Hunt for the Enemy - final cover

Beginning a trilogy by reading the finale probably isn’t the greatest idea I’ve ever had.

Who is Angela Grainger? Why did she try to shoot Carl Logan? Why did Logan’s agency, the JIA (Joint Intelligence Agency) disown him? I had no idea, but hoped I would find out in this ‘action-packed finale’.

What’s it about?

Carl Logan, previously an ‘invaluable [intelligence] asset’, has been framed for murder and is on the run in Russia. While everyone who’s anyone in international Intelligence seeks to capture him, Logan aims to evade detection and discover who framed him while rescuing another ‘asset’, Angela Grainger. Meanwhile, agents from all allegiances are dying; why? Only Logan has the skills and the personal history that will enable him to put a stop to the dying.

What’s it like?

As per the blurb: action-packed. I can completely imagine this as a film, with betrayal and violence exploding onto the screen every few minutes, interspersed with meaningful glances between the main protagonists and sweeping shots of unforgivingly artic scenery. Logan is not infallible, but like all the best action heroes he gets up and does the job regardless of minor and even major wounds.

I’ve no idea how committed an agent Logan was in the first two books, ‘Dance with the Enemy’ and ‘Rise of the Enemy’, but, although evidently skilled, he is clearly burned out now and more interested in saving himself than his country. I was reminded of Jason Bourne and his desire for a civilian life; Logan must identify who has framed him, who is chasing him, then find a way to persuade them to leave him alone. Like Bourne, Logan finds he cannot go back to being an unquestioning asset, leaving his future uncertain; this helps make him a much more sympathetic character than he could have been, given the brutal force he is capable of unleashing.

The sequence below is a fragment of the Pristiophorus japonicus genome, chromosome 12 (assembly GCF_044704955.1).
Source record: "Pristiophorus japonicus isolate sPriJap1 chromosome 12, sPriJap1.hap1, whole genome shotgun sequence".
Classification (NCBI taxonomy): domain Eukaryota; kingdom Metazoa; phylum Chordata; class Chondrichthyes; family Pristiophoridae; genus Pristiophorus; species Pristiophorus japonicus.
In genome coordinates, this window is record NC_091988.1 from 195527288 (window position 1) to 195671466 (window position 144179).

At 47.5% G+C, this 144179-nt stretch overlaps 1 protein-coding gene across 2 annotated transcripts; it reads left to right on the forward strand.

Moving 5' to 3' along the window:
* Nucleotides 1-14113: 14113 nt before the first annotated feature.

Fans of the series will enjoy the glimpses Sinclair offers into Logan’s brutal past life, especially some of his earliest training missions, and these ultimately help to provide justifications for the mayhem at the end. The end marks a clear departure for Logan, with a clear resolution that I felt was slightly marred by a final unexpected (and arguably unrealistic) development that leaves the door open for some kind of follow-up to the trilogy.

Final thoughts

If you enjoy action thrillers, you’ll likely enjoy this, but I strongly recommend starting at the begining. I imagine that greater familiarity with the characters would make the multiple betrayals and revelations more stunning. It’s impossible to know who to trust so tensions run high throughout and, despite minor quibbles – one scene is deliberately misleading in a way that annoyed me in retrospect, and Logan’s stragegy in Kazakstahn seems counter-intuitive to say the least, possibly even daft – the quick pace of the discoveries makes this a gripping read for espionage fans.

‘Hunt for the Enemy’,
Rob Sinclair,
Clink Street, 2016, paperback
Many thanks to the author, Rob Sinclair, for providing me with a copy of this book in exchange for an honest review.